Ronda, Spain

Founded in the 9th century B.C., Ronda is a historical and visual gem of Andalusia. Its Old Town, encircled by Arab walls, reflects the Moorish occupation followed by a Christian conversion. The New Town mirrors a recent past immortalized by Earnest Hemingway. Between them is an enormous gorge with spectacular views of the valley below.

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1 El Tajo Gorge in Ronda, Spain

One look at this impressive cliff and it is easy to see why Ronda’s elevated position provided a natural defense since established by the Romans around 200 B.C. This is the west side of the El Tajo Canyon formed by the Rio Guadalevín. This dramatic gorge measures 1,640 feet long, 223 feet wide and plunges 328 feet.

Río Guadalevín, 29400 Ronda, Spain
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2 Puente Nuevo in Ronda, Spain

The first bridge to span the ravine dividing Ronda was constructed in 1734. Within seven years it collapsed, plunging 50 people to their deaths. Famed architect José Martin de Aldehuela was commissioned to develop a better design. Construction began in 1751 and finished in 1793 using ashlar stone from the base of the Tajo Gorge. The Puente Nuevo crosses over the Guadalevín River at a height of 323 feet, connecting Ronda’s Old and New Towns. In the center of the three-arched New Bridge is a 60 foot structure. It has been a guard house, torture chamber and prison before becoming a museum.

Plaza España, 7, 29400 Ronda, Spain
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3 Old Town From Puente Nuevo in Ronda, Spain

During Ronda’s almost continuous occupation by the Muslims from 713 until 1485, the city was confined primarily to a mount on the east side of the Rio Guadalevin River and the El Tajo Canyon. This Old Town called La Ciudad still contains numerous historic landmarks. The first edifice you reach on the left when crossing the Puente Nuevo is the former Convent of Santo Domingo. It was built in the 16th century on a Muslim structure after they were banned from Andalusia. Since 2005, it houses the Palacio de Congresos (equivalent to a convention center).

Plaza España, 7, 29400 Ronda, Spain
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4 White Houses atop El Tajo Gorge in Ronda, Spain

These white houses with their brown tiled roofs are perched precariously on top of the El Tajo Gorge. They are typical of the neighboring White Towns of Andalusia. Many tourists are so enthralled with this style they follow the Ruta de los Pueblos Blanchos to see similar villages such as Arcos, Zahara and Grazalema. This photo was taken from the Mirador de Aldehuela. The viewpoint’s namesake is José Martin de Aldehuela, a famous Ronda architect from the 18th century.

Plaza España, 8, 29400 Ronda, Spain
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5 Mondragón Palace in Ronda, Spain

Palacio de Mondragón was a lavish estate built in 1314 for the Moorish ruler Abbel Mallek, also known as King Abomelic. In 1491, Ferdinand II gifted it to Don Alonso de Valenzuela who extensively reshaped it. Over the centuries, it was owned by other elite families, each who made changes. Despite these renovations, the palace is the best preserved example of Moors architecture in Ronda, especially the elaborate gardens and the courtyards with horseshoe arches and tile mosaics. Sections of the building are now a history museum.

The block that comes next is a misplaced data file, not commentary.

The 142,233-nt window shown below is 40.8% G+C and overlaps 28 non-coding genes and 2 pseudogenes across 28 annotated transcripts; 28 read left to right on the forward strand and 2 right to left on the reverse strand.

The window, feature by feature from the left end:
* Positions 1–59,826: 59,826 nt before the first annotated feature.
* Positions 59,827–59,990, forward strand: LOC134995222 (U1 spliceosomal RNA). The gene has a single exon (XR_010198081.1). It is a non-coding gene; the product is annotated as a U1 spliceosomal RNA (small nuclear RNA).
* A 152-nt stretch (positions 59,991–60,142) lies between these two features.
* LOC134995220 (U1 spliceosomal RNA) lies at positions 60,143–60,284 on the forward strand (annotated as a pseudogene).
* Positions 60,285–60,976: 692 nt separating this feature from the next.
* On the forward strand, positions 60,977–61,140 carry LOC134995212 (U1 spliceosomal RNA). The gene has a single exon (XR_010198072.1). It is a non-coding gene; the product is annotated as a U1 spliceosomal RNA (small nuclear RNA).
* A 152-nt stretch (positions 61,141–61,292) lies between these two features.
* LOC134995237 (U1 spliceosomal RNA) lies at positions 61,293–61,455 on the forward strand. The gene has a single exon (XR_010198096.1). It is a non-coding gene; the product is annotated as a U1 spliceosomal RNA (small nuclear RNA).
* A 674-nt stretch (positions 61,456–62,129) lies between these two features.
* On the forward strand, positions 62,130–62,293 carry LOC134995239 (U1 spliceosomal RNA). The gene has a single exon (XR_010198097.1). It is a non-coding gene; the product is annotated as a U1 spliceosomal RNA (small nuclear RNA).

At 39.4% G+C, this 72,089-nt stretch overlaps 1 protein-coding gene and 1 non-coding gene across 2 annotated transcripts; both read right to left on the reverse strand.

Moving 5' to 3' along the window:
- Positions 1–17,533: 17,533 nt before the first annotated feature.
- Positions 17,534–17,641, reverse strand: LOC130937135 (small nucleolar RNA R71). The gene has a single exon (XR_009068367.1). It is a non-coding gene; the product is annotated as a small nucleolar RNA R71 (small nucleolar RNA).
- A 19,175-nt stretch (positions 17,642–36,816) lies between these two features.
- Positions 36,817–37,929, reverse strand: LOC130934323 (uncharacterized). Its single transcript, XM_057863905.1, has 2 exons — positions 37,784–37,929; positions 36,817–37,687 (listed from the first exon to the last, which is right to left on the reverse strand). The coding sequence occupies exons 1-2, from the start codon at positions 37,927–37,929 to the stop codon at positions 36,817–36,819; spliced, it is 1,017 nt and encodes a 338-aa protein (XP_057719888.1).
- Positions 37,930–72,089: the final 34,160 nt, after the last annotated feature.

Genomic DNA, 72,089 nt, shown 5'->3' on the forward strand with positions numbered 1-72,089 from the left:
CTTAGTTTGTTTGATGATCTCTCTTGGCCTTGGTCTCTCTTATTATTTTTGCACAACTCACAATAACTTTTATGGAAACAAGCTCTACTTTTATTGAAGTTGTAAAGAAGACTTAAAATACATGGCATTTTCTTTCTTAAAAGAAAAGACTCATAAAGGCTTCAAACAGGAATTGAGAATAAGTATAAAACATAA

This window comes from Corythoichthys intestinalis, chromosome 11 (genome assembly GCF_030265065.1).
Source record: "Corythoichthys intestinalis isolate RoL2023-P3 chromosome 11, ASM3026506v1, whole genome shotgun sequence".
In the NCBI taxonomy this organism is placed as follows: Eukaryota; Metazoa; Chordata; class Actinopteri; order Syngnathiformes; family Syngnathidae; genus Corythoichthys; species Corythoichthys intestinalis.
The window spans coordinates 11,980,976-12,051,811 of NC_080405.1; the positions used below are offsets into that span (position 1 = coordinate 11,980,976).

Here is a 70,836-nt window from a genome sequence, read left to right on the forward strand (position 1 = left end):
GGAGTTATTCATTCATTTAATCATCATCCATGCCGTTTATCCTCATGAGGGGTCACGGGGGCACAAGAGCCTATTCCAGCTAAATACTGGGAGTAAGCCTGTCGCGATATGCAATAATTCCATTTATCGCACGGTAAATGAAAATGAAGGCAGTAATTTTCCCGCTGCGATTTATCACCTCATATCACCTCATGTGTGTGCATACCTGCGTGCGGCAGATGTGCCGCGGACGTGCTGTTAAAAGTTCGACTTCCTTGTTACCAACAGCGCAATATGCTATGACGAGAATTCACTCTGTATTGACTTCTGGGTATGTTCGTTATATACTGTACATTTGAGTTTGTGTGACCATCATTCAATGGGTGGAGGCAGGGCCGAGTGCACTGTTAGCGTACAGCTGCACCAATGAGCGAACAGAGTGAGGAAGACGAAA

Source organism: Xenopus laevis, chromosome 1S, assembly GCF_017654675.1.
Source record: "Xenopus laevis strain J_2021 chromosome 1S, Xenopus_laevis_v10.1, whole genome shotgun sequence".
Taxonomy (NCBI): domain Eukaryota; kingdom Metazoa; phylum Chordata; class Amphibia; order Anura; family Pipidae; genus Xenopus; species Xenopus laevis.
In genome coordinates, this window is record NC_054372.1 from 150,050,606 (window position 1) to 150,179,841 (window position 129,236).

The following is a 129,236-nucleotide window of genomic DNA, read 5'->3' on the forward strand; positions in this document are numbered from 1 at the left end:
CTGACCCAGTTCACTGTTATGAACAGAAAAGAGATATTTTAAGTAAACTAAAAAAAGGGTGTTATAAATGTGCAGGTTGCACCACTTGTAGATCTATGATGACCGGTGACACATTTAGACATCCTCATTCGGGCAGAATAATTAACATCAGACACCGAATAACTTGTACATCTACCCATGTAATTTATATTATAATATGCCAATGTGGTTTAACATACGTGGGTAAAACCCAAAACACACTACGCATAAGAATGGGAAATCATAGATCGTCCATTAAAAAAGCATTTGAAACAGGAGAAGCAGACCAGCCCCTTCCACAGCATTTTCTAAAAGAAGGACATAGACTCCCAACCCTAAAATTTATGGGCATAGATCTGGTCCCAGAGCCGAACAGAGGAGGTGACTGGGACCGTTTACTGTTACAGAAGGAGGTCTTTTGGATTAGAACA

Plaza Mondragón, 7, 29400 Ronda, Spain
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6 Santa María la Mayor Church in Ronda, Spain

Santa María la Mayor Church has an impressive clock tower, an arched portico and two terraces defined with simple stone columns. These balconies were used by the social elite to watch festivals and bullfights in the adjoining square. The structure began as a Muslim mosque during the 14th century and was converted into a Catholic church beginning in the late 15th century. After an earthquake in 1580, the rebuilding process extended until 1720. Yet the tower still displays evidence of a former minaret. A highlight inside is a painting of Christopher Columbus by Jose de Ramos.

Calle Sor Angela de la Cruz, 5, 29400 Ronda, Spain
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7 The Town Hall in Ronda, Spain

Anchoring one side of Plaza Duquesa de Parcent is Ayuntamiento, Spanish for Town Hall. Its design of a two-level colonnade atop a stark white façade punctuated with birdcage windows immediately grabs your attention and raises questions about its architectural origin. During the 16th century, part of this structure was a Muslim marketplace. It was expanded into a military barracks in 1734. Since then, the building has undergone two restorations: one in 1818 and the last in 1973. The Casa Consistorial is now home to the municipality’s City Council and the mayor.

Plaza Duquesa de Parcent, 3, 29400 Ronda, Spain
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8 Convent of Santa Isabel de Los Ángeles in Ronda, Spain

The Convento de Santa Isabel de los Ángeles may go unnoticed if not for this salmon-colored bell tower accented with white dots. The rest of the convent and church have simple facades and are whitewashed. This Order of Saint Claire was co-founded by Francis of Assisi in 1212. The monasteries of the Poor Clare Sisters spread in Andalusia between the 14th and 17th centuries. The Convent of Santa Isabel de Los Ángeles was founded in Ronda during the 15th century. Some of the existing structures date back to the 16th century. Inside are religious works of art from the 17th and 18th centuries.